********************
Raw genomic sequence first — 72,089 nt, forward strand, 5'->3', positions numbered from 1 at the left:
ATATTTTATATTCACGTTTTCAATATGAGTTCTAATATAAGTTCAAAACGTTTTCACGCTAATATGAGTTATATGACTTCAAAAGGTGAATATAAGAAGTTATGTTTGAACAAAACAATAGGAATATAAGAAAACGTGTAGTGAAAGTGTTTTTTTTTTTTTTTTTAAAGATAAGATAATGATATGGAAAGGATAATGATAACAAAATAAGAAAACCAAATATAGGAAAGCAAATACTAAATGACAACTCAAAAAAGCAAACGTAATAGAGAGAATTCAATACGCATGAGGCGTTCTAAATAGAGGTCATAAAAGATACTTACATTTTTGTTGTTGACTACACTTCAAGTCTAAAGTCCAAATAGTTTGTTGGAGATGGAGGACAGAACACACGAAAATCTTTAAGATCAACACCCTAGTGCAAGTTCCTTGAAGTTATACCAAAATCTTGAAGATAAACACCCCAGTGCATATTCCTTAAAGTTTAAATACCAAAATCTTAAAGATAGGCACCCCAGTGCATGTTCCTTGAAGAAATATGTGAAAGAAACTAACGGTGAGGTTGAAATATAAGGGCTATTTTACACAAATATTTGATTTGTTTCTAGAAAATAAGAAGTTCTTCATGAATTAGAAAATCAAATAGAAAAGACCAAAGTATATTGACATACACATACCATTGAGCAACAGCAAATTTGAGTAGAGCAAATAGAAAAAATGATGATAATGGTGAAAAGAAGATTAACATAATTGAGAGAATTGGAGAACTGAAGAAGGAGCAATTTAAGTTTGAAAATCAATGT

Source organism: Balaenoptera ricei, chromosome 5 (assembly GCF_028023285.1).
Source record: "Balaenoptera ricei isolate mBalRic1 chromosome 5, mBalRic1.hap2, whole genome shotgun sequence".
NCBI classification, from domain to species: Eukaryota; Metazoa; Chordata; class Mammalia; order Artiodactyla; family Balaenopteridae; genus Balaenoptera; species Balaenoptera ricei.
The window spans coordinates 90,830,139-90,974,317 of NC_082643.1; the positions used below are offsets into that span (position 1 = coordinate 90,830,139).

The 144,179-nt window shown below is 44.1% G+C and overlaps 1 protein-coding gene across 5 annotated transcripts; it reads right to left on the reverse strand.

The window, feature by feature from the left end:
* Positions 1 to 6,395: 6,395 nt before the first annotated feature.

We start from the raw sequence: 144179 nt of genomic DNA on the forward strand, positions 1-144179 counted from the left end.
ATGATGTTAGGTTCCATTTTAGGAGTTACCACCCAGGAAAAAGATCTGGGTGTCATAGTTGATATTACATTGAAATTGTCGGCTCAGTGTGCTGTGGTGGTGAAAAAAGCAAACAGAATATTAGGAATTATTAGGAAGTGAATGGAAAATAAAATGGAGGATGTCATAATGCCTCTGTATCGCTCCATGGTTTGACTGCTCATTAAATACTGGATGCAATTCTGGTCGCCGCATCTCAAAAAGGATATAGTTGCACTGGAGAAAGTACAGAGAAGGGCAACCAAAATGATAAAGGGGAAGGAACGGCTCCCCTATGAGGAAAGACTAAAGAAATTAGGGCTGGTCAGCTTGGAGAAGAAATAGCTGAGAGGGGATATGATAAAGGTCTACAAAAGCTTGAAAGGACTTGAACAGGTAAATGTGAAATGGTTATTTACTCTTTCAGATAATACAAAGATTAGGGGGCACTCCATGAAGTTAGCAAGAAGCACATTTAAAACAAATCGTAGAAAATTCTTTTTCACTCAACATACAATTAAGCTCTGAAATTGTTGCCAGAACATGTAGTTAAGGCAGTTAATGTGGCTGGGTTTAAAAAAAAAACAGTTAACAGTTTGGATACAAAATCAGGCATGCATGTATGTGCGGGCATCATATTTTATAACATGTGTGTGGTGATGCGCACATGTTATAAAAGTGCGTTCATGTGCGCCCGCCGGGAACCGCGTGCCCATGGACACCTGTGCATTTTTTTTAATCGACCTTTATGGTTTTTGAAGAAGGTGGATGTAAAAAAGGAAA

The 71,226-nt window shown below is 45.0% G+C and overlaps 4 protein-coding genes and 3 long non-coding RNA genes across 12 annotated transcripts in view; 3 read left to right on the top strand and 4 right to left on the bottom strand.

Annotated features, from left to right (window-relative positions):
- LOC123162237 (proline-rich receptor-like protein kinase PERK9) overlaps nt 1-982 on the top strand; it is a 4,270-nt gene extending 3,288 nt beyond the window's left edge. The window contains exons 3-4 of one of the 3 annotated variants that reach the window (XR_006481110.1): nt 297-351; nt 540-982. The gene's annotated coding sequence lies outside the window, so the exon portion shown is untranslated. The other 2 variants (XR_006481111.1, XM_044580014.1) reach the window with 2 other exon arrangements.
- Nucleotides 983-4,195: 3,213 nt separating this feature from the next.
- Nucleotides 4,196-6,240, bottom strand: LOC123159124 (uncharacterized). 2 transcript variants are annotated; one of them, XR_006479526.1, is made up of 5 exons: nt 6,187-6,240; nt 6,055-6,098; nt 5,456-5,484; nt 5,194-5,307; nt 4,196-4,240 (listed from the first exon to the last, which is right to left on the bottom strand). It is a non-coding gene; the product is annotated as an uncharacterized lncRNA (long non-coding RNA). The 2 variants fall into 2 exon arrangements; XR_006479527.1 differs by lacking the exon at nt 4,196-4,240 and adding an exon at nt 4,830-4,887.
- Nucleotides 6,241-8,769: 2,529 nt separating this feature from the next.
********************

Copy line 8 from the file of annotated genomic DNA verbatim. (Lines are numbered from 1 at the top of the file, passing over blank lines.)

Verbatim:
The window, feature by feature from the left end: